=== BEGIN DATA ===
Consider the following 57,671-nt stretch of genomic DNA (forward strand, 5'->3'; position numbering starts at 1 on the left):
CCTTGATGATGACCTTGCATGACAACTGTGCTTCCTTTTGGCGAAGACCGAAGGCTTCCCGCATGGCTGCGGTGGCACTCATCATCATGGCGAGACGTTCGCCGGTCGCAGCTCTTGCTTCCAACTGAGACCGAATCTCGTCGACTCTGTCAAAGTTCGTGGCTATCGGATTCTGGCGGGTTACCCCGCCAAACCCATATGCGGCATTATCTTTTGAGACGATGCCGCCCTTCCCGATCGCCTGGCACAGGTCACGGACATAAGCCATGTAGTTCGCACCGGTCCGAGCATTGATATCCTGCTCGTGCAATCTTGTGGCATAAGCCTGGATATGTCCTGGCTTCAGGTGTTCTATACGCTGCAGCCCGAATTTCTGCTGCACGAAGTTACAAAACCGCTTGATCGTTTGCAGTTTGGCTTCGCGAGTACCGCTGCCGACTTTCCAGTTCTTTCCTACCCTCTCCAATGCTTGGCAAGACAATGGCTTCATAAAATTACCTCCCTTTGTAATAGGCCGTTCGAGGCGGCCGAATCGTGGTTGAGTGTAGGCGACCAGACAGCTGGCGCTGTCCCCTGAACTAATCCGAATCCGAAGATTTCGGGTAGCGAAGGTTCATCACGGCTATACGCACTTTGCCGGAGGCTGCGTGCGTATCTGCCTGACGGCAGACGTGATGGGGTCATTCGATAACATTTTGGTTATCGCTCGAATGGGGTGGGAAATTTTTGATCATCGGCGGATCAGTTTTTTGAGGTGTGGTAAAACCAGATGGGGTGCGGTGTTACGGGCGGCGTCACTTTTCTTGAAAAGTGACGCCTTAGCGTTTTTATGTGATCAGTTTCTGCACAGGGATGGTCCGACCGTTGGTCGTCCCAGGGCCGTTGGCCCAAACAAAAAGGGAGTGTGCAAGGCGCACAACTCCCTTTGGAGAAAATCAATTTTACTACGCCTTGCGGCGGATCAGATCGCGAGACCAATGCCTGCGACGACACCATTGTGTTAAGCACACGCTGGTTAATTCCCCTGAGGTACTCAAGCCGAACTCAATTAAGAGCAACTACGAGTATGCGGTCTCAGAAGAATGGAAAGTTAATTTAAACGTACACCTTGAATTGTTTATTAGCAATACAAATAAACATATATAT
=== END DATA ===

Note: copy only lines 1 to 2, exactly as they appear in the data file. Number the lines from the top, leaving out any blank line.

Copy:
Consider the following 57,671-nt stretch of genomic DNA (forward strand, 5'->3'; position numbering starts at 1 on the left):
CCTTGATGATGACCTTGCATGACAACTGTGCTTCCTTTTGGCGAAGACCGAAGGCTTCCCGCATGGCTGCGGTGGCACTCATCATCATGGCGAGACGTTCGCCGGTCGCAGCTCTTGCTTCCAACTGAGACCGAATCTCGTCGACTCTGTCAAAGTTCGTGGCTATCGGATTCTGGCGGGTTACCCCGCCAAACCCATATGCGGCATTATCTTTTGAGACGATGCCGCCCTTCCCGATCGCCTGGCACAGGTCACGGACATAAGCCATGTAGTTCGCACCGGTCCGAGCATTGATATCCTGCTCGTGCAATCTTGTGGCATAAGCCTGGATATGTCCTGGCTTCAGGTGTTCTATACGCTGCAGCCCGAATTTCTGCTGCACGAAGTTACAAAACCGCTTGATCGTTTGCAGTTTGGCTTCGCGAGTACCGCTGCCGACTTTCCAGTTCTTTCCTACCCTCTCCAATGCTTGGCAAGACAATGGCTTCATAAAATTACCTCCCTTTGTAATAGGCCGTTCGAGGCGGCCGAATCGTGGTTGAGTGTAGGCGACCAGACAGCTGGCGCTGTCCCCTGAACTAATCCGAATCCGAAGATTTCGGGTAGCGAAGGTTCATCACGGCTATACGCACTTTGCCGGAGGCTGCGTGCGTATCTGCCTGACGGCAGACGTGATGGGGTCATTCGATAACATTTTGGTTATCGCTCGAATGGGGTGGGAAATTTTTGATCATCGGCGGATCAGTTTTTTGAGGTGTGGTAAAACCAGATGGGGTGCGGTGTTACGGGCGGCGTCACTTTTCTTGAAAAGTGACGCCTTAGCGTTTTTATGTGATCAGTTTCTGCACAGGGATGGTCCGACCGTTGGTCGTCCCAGGGCCGTTGGCCCAAACAAAAAGGGAGTGTGCAAGGCGCACAACTCCCTTTGGAGAAAATCAATTTTACTACGCCTTGCGGCGGATCAGATCGCGAGACCAATGCCTGCGACGACACCATTGTGTTAAGCACACGCTGGTTAATTCCCCTGAGGTACTCAAGCCGAACTCAATTAAGAGCAACTACGAGTATGCGGTCTCAGAAGAATGGAAAGTTAATTTAAACGTACACCTTGAATTGTTTATTAGCAATACAAATAAACATATATAT